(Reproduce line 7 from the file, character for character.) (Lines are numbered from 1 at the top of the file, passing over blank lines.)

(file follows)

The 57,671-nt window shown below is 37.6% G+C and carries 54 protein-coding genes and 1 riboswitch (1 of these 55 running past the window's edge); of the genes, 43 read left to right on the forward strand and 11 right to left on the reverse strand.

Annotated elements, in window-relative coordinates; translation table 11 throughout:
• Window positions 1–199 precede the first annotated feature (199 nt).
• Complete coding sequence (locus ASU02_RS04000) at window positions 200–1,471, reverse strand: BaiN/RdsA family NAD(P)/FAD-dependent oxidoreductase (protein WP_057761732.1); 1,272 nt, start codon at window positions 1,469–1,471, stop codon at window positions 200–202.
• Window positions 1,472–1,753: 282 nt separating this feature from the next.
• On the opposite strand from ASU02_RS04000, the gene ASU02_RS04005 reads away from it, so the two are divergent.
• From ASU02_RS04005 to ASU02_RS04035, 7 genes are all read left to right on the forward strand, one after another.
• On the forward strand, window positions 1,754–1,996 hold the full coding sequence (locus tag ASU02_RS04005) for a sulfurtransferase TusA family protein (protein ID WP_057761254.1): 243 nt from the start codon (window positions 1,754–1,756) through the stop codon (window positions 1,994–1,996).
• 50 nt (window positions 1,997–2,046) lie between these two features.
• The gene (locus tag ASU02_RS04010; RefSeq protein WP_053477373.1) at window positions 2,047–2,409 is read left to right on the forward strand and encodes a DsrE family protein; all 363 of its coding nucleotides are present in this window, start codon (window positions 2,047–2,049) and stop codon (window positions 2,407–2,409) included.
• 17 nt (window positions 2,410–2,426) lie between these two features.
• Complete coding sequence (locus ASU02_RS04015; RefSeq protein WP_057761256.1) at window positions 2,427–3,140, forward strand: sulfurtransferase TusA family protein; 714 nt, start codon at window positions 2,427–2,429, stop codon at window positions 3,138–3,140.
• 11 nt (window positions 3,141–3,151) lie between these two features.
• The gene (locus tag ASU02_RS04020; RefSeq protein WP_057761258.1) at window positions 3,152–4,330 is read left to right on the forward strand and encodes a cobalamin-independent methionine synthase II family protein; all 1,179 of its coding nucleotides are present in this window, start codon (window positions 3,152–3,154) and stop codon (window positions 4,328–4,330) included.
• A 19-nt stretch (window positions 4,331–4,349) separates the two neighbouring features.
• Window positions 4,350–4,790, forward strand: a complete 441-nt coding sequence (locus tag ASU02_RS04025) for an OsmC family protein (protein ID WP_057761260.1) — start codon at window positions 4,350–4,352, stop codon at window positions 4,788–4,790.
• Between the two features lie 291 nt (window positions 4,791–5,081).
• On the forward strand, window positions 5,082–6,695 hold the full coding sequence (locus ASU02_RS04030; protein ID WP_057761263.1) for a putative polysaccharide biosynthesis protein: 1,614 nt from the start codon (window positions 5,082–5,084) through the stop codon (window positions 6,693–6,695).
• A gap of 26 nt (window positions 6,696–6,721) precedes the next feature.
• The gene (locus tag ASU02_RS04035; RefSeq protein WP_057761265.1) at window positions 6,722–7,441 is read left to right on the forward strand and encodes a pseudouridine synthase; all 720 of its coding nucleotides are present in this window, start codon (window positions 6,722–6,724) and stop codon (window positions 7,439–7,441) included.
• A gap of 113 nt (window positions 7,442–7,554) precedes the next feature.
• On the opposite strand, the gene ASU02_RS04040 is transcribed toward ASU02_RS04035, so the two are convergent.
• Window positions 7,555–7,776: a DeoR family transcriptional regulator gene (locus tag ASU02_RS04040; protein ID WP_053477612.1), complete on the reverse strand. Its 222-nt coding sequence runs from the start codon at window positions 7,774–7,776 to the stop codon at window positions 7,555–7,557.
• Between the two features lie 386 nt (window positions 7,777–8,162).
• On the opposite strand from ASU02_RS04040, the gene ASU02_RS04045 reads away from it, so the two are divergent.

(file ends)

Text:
• From ASU02_RS04005 to ASU02_RS04035, 7 genes are all read left to right on the forward strand, one after another.